Research
Print page Print page
Switch language
The Capital Region of Denmark - a part of Copenhagen University Hospital
Published

Age at first intercourse, number of partners and sexually transmitted infection prevalence among Danish, Norwegian and Swedish women: estimates and trends from nationally representative cross-sectional surveys of more than 100 000 women

Research output: Contribution to journalJournal articleResearchpeer-review

DOI

  1. Induction of labor with high- or low-dosage oral misoprostol - a Danish descriptive retrospective cohort study 2015-16

    Research output: Contribution to journalJournal articleResearchpeer-review

  2. Maternal age and risk of cesarean section in women with induced labor at term - a Nordic register-based study

    Research output: Contribution to journalJournal articleResearchpeer-review

  3. Continuous focus on preventive strategies and follow-up is important for a change

    Research output: Contribution to journalJournal articleResearchpeer-review

  4. Changing incidence of obstetric anal sphincter injuries - a result of formal prevention programs?

    Research output: Contribution to journalJournal articleResearchpeer-review

  1. Use of nonaspirin nonsteroidal anti-inflammatory drugs and risk of head and neck cancer: A nationwide case-control study

    Research output: Contribution to journalJournal articleResearchpeer-review

  2. Prevalence, type distribution, and risk factors for oral HPV in Danish renal transplant recipients

    Research output: Contribution to journalJournal articleResearchpeer-review

  3. Human papillomavirus vaccination in immigrants and descendants of immigrants in Denmark

    Research output: Contribution to journalJournal articleResearchpeer-review

  4. Risk of Anal Cancer Following Benign Anal Disease and Anal Cancer Precursor Lesions: A Danish Nationwide Cohort Study

    Research output: Contribution to journalJournal articleResearchpeer-review

  5. Risk of epithelial ovarian cancer among women with benign ovarian tumors: a follow-up study

    Research output: Contribution to journalJournal articleResearchpeer-review

  • Bo T Hansen
  • Susanne K Kjaer
  • Lisen Arnheim-Dahlström
  • Kai-Li Liaw
  • Kirsten E Juul
  • Louise T Thomsen
  • Kirsten Frederiksen
  • K Miriam Elfström
  • Christian Munk
  • Mari Nygård
View graph of relations

INTRODUCTION: Sexual behavior at the population level impacts on public health. Recent representative sexual behavior data are lacking.

MATERIAL AND METHODS: Cross-sectional surveys in 2005 and 2012 on women age 18-45 years randomly selected from the general population in Denmark (n = 40 804), Norway (n = 30 331) and Sweden (n = 32 114).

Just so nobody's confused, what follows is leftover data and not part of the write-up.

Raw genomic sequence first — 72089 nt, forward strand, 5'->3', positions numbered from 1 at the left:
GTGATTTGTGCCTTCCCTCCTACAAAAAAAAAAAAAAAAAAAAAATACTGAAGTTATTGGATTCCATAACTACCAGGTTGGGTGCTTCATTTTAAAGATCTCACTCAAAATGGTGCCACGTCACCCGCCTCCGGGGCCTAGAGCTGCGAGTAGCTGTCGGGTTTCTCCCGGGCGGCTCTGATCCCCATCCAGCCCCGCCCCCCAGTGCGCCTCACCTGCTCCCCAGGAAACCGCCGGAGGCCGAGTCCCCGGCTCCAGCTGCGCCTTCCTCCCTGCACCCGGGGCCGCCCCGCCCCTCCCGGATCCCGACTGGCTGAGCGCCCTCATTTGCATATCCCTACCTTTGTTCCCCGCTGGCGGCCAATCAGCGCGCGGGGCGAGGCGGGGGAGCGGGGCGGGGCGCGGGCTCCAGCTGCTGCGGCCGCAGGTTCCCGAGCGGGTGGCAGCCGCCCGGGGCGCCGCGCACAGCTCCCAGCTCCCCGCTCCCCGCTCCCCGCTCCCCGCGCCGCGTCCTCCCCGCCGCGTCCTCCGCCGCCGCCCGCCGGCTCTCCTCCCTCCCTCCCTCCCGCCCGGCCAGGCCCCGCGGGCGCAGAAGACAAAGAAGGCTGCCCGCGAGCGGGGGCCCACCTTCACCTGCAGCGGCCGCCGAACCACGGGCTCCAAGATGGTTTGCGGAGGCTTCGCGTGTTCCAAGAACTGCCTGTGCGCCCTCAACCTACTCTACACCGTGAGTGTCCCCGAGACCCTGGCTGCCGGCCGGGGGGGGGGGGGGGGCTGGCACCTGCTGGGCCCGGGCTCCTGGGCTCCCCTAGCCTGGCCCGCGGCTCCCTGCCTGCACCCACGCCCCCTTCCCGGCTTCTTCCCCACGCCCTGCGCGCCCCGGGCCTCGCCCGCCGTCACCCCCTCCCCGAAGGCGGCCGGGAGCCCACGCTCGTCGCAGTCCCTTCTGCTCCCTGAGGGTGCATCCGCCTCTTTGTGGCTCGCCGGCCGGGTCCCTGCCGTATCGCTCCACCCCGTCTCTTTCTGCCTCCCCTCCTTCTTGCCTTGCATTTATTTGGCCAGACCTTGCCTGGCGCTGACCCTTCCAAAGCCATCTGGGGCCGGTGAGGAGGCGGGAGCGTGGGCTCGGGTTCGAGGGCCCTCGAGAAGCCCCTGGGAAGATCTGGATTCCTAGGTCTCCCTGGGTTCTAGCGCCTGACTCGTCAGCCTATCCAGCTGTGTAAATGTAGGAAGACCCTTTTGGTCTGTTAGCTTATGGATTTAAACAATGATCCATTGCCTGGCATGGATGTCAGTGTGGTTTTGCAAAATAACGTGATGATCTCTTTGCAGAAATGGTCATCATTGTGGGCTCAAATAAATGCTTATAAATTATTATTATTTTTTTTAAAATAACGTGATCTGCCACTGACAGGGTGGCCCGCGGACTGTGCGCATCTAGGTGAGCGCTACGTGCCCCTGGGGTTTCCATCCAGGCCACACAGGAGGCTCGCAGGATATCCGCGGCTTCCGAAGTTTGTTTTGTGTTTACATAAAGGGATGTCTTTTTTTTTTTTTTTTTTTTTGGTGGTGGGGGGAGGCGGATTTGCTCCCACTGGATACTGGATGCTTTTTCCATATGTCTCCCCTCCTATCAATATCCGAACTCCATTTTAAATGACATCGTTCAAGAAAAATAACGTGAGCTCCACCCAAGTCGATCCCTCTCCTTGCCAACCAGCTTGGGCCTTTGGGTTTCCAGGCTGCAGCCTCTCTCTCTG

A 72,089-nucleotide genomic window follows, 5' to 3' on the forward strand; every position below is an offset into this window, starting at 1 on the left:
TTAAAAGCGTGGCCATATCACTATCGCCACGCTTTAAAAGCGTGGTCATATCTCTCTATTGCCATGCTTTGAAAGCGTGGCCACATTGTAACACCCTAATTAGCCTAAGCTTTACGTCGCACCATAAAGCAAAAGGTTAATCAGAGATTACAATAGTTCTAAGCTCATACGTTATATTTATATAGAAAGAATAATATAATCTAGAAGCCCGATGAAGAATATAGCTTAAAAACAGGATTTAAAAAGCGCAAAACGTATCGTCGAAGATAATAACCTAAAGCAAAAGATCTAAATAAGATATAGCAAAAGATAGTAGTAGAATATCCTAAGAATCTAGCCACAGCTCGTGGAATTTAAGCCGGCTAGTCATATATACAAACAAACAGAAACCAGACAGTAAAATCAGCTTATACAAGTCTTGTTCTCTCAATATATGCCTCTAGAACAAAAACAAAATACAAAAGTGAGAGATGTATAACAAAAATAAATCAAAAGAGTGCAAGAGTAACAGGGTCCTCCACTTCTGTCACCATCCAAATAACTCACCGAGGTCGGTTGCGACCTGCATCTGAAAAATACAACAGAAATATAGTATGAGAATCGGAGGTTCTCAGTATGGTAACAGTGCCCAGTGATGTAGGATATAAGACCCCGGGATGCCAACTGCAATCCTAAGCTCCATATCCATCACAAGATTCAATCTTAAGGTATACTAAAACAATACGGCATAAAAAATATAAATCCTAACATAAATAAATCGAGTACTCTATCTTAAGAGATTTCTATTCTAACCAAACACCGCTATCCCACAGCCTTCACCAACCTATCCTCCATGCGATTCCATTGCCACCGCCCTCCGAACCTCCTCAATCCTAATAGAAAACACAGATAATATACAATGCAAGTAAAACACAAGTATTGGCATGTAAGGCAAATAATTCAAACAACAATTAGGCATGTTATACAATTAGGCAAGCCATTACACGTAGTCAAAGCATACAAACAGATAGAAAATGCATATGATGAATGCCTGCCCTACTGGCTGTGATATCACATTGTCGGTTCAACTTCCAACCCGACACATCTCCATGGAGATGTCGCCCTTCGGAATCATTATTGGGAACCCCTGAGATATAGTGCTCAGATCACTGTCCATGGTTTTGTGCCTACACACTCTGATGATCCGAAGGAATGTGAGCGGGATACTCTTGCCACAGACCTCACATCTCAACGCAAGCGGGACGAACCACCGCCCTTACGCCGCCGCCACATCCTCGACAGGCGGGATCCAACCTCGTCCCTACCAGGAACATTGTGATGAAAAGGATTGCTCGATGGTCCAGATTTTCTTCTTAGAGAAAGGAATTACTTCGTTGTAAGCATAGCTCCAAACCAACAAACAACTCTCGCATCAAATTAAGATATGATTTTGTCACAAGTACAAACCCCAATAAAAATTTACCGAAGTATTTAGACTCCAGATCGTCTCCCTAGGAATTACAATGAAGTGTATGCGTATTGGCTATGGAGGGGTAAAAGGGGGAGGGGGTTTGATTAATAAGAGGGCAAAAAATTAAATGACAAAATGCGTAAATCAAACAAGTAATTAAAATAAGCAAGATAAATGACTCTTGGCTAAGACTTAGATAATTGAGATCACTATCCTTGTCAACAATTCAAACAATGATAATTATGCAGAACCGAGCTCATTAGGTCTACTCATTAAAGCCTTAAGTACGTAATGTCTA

RESULTS: Median (interquartile range) age at first intercourse was 16 (15-18) years in Denmark, 17 (16-18) years in Norway, and 17 (15-18) years in Sweden. Women in the most recent birth cohort had sexual debut at the lowest age, and were most likely to have sexual debut before the legal age of consent. Proportions with debut age ≤14 years among women born 1989-1994 vs 1971-1976, odds ratio (95% confidence interval) were: 18.4% vs 10.9%, 1.95 (1.74-2.18) in Denmark, 12.9% vs 6.3%, 2.38 (2.01-2.82) in Norway, 17.8% vs 11.4%, 1.75 (1.55-1.98) in Sweden. Median (interquartile range) number of lifetime sexual partners was 6 (3-10) in Denmark, 5 (2-10) in Norway, and 6 (3-11) in Sweden. The proportion of women reporting >10 sexual partners was also highest in the most recent survey. The percentage with odds ratio (95% confidence interval) in 2012 vs 2005 surveys were: 24.9% vs 22.8%, 1.13 (1.07-1.18) for Denmark; 23.8% vs 19.8%, 1.27 (1.19-1.34) for Norway; and 28.3% vs 23.8%, 1.31 (1.24-1.38) for Sweden. Similarly, the proportion of women reporting ever having had a sexually transmitted infection among women age <30 years were: 29.4% vs 26.4%, 1.21 (1.13-1.31) in Denmark, 28.9% vs 25.0%, 1.20 (1.10-1.31) in Norway, and 29.4% vs 22.2%, 1.45 (1.33-1.58) in Sweden.

CONCLUSIONS: Scandinavian women reported lower age at first intercourse in younger birth cohorts. Moreover, they reported more lifetime sexual partners and a higher prevalence of ever having a sexually transmitted infection in 2012 than in 2005. Our findings may inform the interpretation of trends in outcomes associated with sexual health, and public health policies.

Original languageEnglish
JournalActa Obstetricia et Gynecologica Scandinavica
Volume99
Issue number2
Pages (from-to)175-185
Number of pages11
ISSN0001-6349
DOIs
Publication statusPublished - Feb 2020

    Research areas

  • first intercourse, lifetime sexual partners, sexual behavior, sexual debut, sexual health, sexually transmitted infection

ID: 58437668